Accredited computer-science programs might be moving further away from software engineering anyway. Agile software development has become predominant, focused on rapid iteration rather than long-term planning and intricate documentation. One popular agile method is Scrum, which is focused on short “sprints” toward a series of changing goals.

Lightweight approaches like Scrum are more compatible with the fast-moving marketplace of computer technology. An app or a web service isn’t a bridge or a building. Software is temporary, and provisionalism is considered a feature, not a bug. But at the same time, the stakes of software development are becoming akin to that of bridges and buildings. Not only do computers run our cars and airplanes and medical devices, but also our banking systems, health-care organizations, insurance-underwriting practices, telephony and communication networks—even our social and entertainment activities. And even if successful, methodologies like Scrum never allow that infrastructure to stabilize. Some new tweak can be made, some new feature can always be added.

Meanwhile, start-up culture is changing engineering education anyway. Entrepreneurship is exalted. Accelerators and incubators abound. Not all students in computer-science programs think they’ll become startup billionaires… But not all of them don’t think so, either. Would-be “engineers” are encouraged to think of every project as a potential business ready to scale and sell, rather than as a process of long-term training in disciplines where concerns for social welfare become paramount. Engineering has always been a well-paid profession, but computing is turning it into a type of speculative finance rather than a calling.

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The U.S. Bureau of Labor and Statistics (BLS) calls the “engineers” who work at Google and Uber and Facebook and its ilk “Computer Programmers” or “Software Developers.” The former write code, the latter design systems. Nobody has to follow the BLS’s definitions, and you can understand why more grandiose titles would be appealing to Silicon Valley disruptors. “Engineer” conjures the image of the hard-hat-topped designer-builder, carefully crafting tomorrow. But such an aspiration is rarely realized by computing. The respectability of engineering, a feature built over many decades of closely controlled, education- and apprenticeship-oriented certification, becomes reinterpreted as a fast-and-loose commitment to craftwork as business.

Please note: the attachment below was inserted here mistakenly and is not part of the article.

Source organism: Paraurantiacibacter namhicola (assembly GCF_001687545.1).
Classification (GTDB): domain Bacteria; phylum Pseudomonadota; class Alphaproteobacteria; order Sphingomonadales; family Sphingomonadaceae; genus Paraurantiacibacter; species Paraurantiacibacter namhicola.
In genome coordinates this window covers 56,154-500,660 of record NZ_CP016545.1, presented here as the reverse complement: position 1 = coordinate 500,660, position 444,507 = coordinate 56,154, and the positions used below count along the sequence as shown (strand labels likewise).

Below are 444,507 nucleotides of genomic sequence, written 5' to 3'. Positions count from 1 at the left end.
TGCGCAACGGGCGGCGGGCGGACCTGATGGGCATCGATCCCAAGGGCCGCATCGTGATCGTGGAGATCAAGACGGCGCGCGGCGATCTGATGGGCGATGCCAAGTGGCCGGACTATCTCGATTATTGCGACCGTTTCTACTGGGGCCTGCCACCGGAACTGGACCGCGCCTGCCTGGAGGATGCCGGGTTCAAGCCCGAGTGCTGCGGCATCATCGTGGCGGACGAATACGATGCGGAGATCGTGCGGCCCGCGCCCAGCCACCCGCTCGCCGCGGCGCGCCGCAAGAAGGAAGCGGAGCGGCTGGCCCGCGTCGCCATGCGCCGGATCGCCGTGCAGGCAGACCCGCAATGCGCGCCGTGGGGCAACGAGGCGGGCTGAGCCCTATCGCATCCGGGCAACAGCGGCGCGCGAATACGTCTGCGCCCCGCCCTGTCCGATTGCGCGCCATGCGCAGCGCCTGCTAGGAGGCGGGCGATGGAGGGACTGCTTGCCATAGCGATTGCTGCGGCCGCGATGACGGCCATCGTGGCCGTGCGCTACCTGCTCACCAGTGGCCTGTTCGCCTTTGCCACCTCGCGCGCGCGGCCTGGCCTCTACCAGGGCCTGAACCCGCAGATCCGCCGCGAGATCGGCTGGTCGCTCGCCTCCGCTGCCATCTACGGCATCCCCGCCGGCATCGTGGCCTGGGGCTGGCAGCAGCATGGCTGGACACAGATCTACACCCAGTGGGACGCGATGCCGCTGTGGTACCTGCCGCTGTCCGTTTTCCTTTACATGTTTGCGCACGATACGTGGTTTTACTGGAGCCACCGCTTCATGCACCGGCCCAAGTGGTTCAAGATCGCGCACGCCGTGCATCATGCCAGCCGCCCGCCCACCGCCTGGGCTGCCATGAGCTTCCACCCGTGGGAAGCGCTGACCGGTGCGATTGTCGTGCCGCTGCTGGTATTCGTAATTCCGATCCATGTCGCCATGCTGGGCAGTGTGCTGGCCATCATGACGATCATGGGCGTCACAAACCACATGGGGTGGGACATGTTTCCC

Engineerwashing entails a shift from the noun to the verbal sense of “engineer.” An engineer is a professional who designs, builds, and maintains systems. But to engineer means skillfully, artfully, or even deviously contriving an outcome. To engineer is to jury-rig, to get something working more or less, for a time. Sufficiently enough that it serves an immediately obvious purpose, but without concern or perhaps even awareness of its longevity. Engineering in this sense embodies MacGyver scrappiness, a doggedness compatible with today’s values of innovative disruption. But then, no reasonable person would want MacGyver building their bridges or buildings. Or software!